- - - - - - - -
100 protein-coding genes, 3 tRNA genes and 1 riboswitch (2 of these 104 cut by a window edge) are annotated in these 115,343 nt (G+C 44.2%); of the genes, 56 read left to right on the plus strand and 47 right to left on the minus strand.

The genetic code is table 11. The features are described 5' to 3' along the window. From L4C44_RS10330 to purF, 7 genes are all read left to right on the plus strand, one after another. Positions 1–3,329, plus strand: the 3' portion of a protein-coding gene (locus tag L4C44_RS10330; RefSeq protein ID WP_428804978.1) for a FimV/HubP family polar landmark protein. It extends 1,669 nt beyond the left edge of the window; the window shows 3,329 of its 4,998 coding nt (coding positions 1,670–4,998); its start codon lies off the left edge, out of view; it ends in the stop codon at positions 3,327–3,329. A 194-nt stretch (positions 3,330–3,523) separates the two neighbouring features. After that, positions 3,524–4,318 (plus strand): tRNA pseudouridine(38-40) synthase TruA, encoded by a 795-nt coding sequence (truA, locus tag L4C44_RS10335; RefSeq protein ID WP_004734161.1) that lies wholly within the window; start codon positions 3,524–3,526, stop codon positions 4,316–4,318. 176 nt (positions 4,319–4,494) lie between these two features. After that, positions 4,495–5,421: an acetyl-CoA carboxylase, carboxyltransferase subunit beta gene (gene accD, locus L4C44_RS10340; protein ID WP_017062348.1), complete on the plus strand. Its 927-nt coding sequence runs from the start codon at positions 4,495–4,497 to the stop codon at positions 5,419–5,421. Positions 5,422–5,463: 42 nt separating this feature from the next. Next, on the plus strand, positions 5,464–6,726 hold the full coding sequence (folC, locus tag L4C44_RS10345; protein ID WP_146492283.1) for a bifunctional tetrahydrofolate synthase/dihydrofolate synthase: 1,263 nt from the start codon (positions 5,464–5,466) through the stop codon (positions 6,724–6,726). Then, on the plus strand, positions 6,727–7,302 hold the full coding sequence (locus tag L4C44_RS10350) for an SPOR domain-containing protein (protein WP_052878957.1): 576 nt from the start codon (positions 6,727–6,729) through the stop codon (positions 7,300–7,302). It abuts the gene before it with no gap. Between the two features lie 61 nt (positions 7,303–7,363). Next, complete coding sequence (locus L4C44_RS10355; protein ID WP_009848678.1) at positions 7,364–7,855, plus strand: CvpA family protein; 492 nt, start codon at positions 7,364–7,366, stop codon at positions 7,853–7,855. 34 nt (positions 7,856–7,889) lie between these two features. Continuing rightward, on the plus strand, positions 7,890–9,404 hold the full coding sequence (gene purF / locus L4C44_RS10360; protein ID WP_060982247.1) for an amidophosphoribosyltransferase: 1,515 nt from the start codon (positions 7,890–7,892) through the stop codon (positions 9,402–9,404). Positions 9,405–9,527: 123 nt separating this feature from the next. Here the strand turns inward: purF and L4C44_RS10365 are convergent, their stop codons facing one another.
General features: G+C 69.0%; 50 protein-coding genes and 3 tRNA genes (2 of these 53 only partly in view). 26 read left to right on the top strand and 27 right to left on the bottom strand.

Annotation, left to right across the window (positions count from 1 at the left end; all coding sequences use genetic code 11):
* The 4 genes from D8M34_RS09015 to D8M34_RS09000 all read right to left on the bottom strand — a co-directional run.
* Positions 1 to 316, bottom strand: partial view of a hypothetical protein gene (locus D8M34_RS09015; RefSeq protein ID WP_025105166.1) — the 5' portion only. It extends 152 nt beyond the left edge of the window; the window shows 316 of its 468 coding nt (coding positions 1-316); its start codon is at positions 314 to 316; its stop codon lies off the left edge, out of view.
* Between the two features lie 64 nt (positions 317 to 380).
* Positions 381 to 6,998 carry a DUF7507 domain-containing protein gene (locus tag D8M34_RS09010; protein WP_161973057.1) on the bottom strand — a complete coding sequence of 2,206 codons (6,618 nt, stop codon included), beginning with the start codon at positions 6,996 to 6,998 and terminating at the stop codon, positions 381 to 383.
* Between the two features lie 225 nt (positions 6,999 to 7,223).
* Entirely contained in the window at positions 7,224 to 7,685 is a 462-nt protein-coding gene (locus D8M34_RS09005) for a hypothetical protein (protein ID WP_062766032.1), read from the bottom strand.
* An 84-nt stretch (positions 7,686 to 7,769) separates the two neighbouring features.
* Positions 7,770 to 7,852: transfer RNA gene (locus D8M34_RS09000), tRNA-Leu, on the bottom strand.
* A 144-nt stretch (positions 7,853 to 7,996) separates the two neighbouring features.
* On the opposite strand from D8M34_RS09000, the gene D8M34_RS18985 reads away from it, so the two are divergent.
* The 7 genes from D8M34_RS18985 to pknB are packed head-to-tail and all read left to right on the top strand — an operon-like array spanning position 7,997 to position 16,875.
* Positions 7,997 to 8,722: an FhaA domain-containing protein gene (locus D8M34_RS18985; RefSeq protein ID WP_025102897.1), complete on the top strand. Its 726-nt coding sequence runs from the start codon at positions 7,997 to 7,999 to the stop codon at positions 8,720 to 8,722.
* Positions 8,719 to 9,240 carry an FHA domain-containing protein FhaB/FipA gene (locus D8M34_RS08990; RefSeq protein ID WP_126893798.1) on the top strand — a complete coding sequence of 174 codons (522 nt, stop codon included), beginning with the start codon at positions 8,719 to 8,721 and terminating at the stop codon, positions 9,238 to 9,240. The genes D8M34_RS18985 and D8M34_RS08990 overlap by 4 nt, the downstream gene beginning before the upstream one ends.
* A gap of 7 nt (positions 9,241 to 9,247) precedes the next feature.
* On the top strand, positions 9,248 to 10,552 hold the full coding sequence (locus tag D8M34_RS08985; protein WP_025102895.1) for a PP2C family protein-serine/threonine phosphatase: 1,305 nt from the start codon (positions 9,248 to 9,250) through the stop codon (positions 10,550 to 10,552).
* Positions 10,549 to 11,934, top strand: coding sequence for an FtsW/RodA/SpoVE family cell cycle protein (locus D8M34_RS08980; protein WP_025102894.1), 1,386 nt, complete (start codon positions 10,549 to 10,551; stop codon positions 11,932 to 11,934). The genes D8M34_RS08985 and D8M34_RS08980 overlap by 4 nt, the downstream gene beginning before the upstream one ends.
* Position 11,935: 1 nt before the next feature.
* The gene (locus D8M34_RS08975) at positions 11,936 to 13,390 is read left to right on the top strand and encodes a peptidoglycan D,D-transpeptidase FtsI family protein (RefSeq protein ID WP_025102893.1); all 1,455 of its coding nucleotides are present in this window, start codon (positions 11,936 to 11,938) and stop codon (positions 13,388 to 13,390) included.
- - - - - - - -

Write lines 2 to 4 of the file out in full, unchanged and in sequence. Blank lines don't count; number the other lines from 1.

The genetic code is table 11. The features are described 5' to 3' along the window. From L4C44_RS10330 to purF, 7 genes are all read left to right on the plus strand, one after another. Positions 1–3,329, plus strand: the 3' portion of a protein-coding gene (locus tag L4C44_RS10330; RefSeq protein ID WP_428804978.1) for a FimV/HubP family polar landmark protein. It extends 1,669 nt beyond the left edge of the window; the window shows 3,329 of its 4,998 coding nt (coding positions 1,670–4,998); its start codon lies off the left edge, out of view; it ends in the stop codon at positions 3,327–3,329. A 194-nt stretch (positions 3,330–3,523) separates the two neighbouring features. After that, positions 3,524–4,318 (plus strand): tRNA pseudouridine(38-40) synthase TruA, encoded by a 795-nt coding sequence (truA, locus tag L4C44_RS10335; RefSeq protein ID WP_004734161.1) that lies wholly within the window; start codon positions 3,524–3,526, stop codon positions 4,316–4,318. 176 nt (positions 4,319–4,494) lie between these two features. After that, positions 4,495–5,421: an acetyl-CoA carboxylase, carboxyltransferase subunit beta gene (gene accD, locus L4C44_RS10340; protein ID WP_017062348.1), complete on the plus strand. Its 927-nt coding sequence runs from the start codon at positions 4,495–4,497 to the stop codon at positions 5,419–5,421. Positions 5,422–5,463: 42 nt separating this feature from the next. Next, on the plus strand, positions 5,464–6,726 hold the full coding sequence (folC, locus tag L4C44_RS10345; protein ID WP_146492283.1) for a bifunctional tetrahydrofolate synthase/dihydrofolate synthase: 1,263 nt from the start codon (positions 5,464–5,466) through the stop codon (positions 6,724–6,726). Then, on the plus strand, positions 6,727–7,302 hold the full coding sequence (locus tag L4C44_RS10350) for an SPOR domain-containing protein (protein WP_052878957.1): 576 nt from the start codon (positions 6,727–6,729) through the stop codon (positions 7,300–7,302). It abuts the gene before it with no gap. Between the two features lie 61 nt (positions 7,303–7,363). Next, complete coding sequence (locus L4C44_RS10355; protein ID WP_009848678.1) at positions 7,364–7,855, plus strand: CvpA family protein; 492 nt, start codon at positions 7,364–7,366, stop codon at positions 7,853–7,855. 34 nt (positions 7,856–7,889) lie between these two features. Continuing rightward, on the plus strand, positions 7,890–9,404 hold the full coding sequence (gene purF / locus L4C44_RS10360; protein ID WP_060982247.1) for an amidophosphoribosyltransferase: 1,515 nt from the start codon (positions 7,890–7,892) through the stop codon (positions 9,402–9,404). Positions 9,405–9,527: 123 nt separating this feature from the next. Here the strand turns inward: purF and L4C44_RS10365 are convergent, their stop codons facing one another.
General features: G+C 69.0%; 50 protein-coding genes and 3 tRNA genes (2 of these 53 only partly in view). 26 read left to right on the top strand and 27 right to left on the bottom strand.

Annotation, left to right across the window (positions count from 1 at the left end; all coding sequences use genetic code 11):